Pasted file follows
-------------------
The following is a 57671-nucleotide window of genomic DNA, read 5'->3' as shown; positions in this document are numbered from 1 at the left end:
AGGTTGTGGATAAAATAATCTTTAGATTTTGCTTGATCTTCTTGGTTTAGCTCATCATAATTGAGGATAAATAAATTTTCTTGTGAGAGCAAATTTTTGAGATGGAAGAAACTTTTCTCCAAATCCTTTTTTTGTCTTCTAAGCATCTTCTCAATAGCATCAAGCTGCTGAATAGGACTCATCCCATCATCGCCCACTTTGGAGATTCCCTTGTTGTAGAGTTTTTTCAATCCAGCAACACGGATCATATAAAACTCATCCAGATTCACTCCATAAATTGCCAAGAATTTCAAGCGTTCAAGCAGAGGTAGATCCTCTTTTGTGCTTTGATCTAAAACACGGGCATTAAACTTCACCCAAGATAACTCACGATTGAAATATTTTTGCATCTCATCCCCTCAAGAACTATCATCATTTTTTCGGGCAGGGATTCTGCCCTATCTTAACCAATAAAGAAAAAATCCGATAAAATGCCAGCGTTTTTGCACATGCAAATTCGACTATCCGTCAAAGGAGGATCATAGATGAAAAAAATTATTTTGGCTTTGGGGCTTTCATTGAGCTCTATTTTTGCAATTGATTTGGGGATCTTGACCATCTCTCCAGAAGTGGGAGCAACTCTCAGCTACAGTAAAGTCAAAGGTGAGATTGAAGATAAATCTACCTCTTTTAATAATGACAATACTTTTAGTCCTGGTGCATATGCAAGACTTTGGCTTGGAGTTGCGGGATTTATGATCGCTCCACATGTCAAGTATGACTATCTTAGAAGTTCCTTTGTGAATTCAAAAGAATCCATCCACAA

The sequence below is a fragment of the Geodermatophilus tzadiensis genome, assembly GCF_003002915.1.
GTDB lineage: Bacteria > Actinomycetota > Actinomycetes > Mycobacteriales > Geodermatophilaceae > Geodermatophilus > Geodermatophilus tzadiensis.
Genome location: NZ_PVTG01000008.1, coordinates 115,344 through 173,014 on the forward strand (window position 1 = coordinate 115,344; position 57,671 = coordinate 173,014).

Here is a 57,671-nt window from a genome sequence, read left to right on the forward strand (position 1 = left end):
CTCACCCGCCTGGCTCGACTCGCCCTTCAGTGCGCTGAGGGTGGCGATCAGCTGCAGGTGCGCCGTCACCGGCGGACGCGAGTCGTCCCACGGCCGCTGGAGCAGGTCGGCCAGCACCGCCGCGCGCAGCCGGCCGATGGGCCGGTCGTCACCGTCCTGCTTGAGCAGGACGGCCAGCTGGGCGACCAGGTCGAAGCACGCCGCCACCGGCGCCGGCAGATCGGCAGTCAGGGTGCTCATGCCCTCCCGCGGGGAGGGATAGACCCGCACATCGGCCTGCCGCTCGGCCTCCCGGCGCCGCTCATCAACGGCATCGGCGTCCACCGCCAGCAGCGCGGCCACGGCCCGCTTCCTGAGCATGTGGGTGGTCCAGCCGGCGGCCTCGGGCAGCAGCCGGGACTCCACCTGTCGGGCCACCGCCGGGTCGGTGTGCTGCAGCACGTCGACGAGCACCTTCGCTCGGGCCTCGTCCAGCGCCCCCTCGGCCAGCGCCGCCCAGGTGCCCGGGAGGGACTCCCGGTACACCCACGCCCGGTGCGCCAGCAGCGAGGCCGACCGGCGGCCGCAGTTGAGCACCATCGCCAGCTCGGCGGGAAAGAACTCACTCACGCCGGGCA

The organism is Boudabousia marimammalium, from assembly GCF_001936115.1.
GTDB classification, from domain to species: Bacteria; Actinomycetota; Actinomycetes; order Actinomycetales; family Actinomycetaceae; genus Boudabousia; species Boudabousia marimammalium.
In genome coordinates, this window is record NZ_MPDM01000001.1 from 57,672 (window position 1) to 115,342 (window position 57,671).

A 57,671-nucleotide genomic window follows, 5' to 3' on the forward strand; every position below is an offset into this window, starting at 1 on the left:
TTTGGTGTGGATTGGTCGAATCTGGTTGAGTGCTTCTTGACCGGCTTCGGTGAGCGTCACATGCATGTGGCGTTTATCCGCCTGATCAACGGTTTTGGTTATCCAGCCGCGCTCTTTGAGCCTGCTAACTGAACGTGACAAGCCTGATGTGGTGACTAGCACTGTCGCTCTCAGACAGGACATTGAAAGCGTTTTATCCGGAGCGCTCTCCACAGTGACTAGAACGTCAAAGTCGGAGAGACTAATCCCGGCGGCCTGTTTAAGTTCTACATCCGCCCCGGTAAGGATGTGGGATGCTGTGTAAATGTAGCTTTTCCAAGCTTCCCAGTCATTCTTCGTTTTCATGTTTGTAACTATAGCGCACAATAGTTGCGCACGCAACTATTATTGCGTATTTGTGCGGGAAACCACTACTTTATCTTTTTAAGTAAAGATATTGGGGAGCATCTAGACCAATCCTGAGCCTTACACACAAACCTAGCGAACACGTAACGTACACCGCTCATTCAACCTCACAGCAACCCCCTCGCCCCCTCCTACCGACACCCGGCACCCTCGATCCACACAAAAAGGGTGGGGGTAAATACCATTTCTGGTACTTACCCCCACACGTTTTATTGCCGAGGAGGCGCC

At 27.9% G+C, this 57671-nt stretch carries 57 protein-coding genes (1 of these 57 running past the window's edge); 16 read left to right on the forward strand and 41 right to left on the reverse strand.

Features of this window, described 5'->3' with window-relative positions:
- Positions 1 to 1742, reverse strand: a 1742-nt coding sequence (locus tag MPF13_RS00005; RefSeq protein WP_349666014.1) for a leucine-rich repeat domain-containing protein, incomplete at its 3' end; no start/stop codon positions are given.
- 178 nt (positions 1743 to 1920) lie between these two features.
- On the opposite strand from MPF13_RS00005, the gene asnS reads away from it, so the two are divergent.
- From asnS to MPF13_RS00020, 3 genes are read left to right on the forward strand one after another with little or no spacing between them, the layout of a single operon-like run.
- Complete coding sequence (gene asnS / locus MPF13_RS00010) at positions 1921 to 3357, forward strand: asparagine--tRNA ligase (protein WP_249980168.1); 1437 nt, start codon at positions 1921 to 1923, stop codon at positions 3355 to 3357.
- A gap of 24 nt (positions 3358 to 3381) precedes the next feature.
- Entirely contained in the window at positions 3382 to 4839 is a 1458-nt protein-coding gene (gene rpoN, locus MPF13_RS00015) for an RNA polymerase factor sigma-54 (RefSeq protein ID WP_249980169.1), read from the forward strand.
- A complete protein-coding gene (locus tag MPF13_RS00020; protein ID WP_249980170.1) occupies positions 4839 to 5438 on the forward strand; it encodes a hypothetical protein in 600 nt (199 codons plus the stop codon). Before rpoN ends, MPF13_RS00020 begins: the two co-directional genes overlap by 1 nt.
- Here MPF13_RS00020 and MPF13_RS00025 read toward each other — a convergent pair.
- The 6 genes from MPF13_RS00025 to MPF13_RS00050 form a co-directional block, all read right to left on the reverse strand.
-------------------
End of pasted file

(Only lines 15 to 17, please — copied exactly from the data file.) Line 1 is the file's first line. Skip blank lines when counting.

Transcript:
- Positions 1 to 1742, reverse strand: a 1742-nt coding sequence (locus tag MPF13_RS00005; RefSeq protein WP_349666014.1) for a leucine-rich repeat domain-containing protein, incomplete at its 3' end; no start/stop codon positions are given.
- 178 nt (positions 1743 to 1920) lie between these two features.
- On the opposite strand from MPF13_RS00005, the gene asnS reads away from it, so the two are divergent.